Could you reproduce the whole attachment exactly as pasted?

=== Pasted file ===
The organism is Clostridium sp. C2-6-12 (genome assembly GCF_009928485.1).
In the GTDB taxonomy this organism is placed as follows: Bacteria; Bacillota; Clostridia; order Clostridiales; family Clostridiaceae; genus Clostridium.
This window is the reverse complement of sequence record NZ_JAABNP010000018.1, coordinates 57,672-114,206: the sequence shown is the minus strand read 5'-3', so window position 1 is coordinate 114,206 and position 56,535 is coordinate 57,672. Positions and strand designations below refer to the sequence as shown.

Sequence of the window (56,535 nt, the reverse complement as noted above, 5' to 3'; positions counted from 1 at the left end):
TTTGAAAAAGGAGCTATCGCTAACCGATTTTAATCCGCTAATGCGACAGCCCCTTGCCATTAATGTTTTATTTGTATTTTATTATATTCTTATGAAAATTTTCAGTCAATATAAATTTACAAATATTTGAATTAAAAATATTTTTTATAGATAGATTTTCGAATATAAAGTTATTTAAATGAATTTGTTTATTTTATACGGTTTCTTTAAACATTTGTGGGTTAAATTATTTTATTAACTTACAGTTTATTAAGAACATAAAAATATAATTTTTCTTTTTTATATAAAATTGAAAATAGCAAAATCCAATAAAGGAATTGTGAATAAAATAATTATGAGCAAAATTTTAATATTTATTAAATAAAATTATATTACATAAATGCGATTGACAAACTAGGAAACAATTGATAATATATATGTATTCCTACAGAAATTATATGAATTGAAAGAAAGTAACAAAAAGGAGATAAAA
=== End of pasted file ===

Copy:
The organism is Clostridium sp. C2-6-12 (genome assembly GCF_009928485.1).
In the GTDB taxonomy this organism is placed as follows: Bacteria; Bacillota; Clostridia; order Clostridiales; family Clostridiaceae; genus Clostridium.
This window is the reverse complement of sequence record NZ_JAABNP010000018.1, coordinates 57,672-114,206: the sequence shown is the minus strand read 5'-3', so window position 1 is coordinate 114,206 and position 56,535 is coordinate 57,672. Positions and strand designations below refer to the sequence as shown.

Sequence of the window (56,535 nt, the reverse complement as noted above, 5' to 3'; positions counted from 1 at the left end):
TTTGAAAAAGGAGCTATCGCTAACCGATTTTAATCCGCTAATGCGACAGCCCCTTGCCATTAATGTTTTATTTGTATTTTATTATATTCTTATGAAAATTTTCAGTCAATATAAATTTACAAATATTTGAATTAAAAATATTTTTTATAGATAGATTTTCGAATATAAAGTTATTTAAATGAATTTGTTTATTTTATACGGTTTCTTTAAACATTTGTGGGTTAAATTATTTTATTAACTTACAGTTTATTAAGAACATAAAAATATAATTTTTCTTTTTTATATAAAATTGAAAATAGCAAAATCCAATAAAGGAATTGTGAATAAAATAATTATGAGCAAAATTTTAATATTTATTAAATAAAATTATATTACATAAATGCGATTGACAAACTAGGAAACAATTGATAATATATATGTATTCCTACAGAAATTATATGAATTGAAAGAAAGTAACAAAAAGGAGATAAAA